It's mainly fiscal
Bangladesh recently sought an IMF package. The Fund’s prescriptions typically have a strong fiscal component —raise taxes, cut subsidies, repay debt and so on. The cynics point to this as evidence that the Washington institution is fundamentally anti-poor. Let’s delve into what this means for Bangladesh
There is an old saying among the IMF-watchers that the acronym stands not for the International Monetary Fund but It's Mainly Fiscal. This is because the Fund's prescriptions typically have a strong fiscal component —raise taxes, cut subsidies, repay debt and so on.
The cynics and sceptics point to this as evidence that the Washington institution is fundamentally anti-poor because its austerity prescriptions hurt the have-nots and protect the rich.
A more nuanced interpretation is that, more often than not, countries seeking IMF programmes do have major fiscal problems that need addressing, and even when the fiscal problem isn't the immediate cause of concern, tackling it can help catalyse other reforms.
The recent IMF programme for Bangladesh is a good illustration.
Bangladesh sought an IMF package, not as a crisis bailout, but to stabilise the economy in the face of an external shock and then address medium-term challenges. The stabilisation part of the package —exchange rate flexibility and build-up of reserves— is well understood. Less appreciated are the fiscal measures that are at the core of the programme in the medium term.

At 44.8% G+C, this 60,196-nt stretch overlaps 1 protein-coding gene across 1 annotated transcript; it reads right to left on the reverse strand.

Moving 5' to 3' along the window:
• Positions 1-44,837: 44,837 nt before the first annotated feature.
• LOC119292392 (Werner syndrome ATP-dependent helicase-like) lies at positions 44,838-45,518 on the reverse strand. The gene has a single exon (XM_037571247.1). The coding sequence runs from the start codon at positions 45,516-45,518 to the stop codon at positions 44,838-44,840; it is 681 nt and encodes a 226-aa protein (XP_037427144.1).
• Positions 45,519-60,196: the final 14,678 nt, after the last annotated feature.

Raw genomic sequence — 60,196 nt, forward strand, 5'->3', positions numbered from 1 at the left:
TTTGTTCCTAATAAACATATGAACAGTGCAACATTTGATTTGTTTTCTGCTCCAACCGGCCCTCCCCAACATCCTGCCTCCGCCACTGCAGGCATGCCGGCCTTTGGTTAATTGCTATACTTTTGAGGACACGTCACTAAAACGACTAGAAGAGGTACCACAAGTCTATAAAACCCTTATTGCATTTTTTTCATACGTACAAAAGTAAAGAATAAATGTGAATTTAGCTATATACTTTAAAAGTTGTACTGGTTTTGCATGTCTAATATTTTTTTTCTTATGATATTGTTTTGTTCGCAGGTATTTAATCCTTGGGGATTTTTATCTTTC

Let's start with Bangladesh's fiscal fundamentals. Bangladesh performs much more poorly than its neighbours when it comes to domestic revenue mobilisation (Chart 1). Put simply, affluent Bangladeshis simply don't pay much tax.
The powers that be are acutely aware of this. That's why, every budget contains lofty ambitions to lift revenue collection. And Chart 2 shows that actual revenue collections have typically fallen short of the ambition over the past decade. Interestingly, even though revenue generation regularly falls short of budget targets, budget deficits have typically been smaller than forecasts (Chart 3).
This is because, in practice, the realisation that revenue is undershooting targets is followed by expenditure reprioritisation. And while that prevents a blowout in debt, it also means the Bangladesh government spends less on its citizens than its neighbours. This is illustrated in Chart 4 using public expenditure on health, but the same point holds for education, law and order or any other public service.
That is, it's not the IMF programme. Bangladesh's fiscal setting is fundamentally anti-poor, to begin with. Whether it's the perilous nature of law enforcement or the dilapidated state of public universities, a state that taxes so little is not likely to govern much, if at all.
The IMF programme tackles this fundamental problem head-on with a series of tax policy and revenue administration measures that, if implemented properly, could raise VAT revenue by 0.5-0.7% of GDP a year over the next three fiscal years. Chart 5 shows the programme projections for revenue.
Of course, even if these measures are fully implemented and revenue collections rise as projected, the revenue-to-GDP ratio in Bangladesh will still be lower than most of our neighbours, with hardly any increase in the collection of taxes on incomes and profits. That is, depending on one's perspective, the IMF prescription might be criticised for a lack of ambition, or noted for its realism with respect to implementation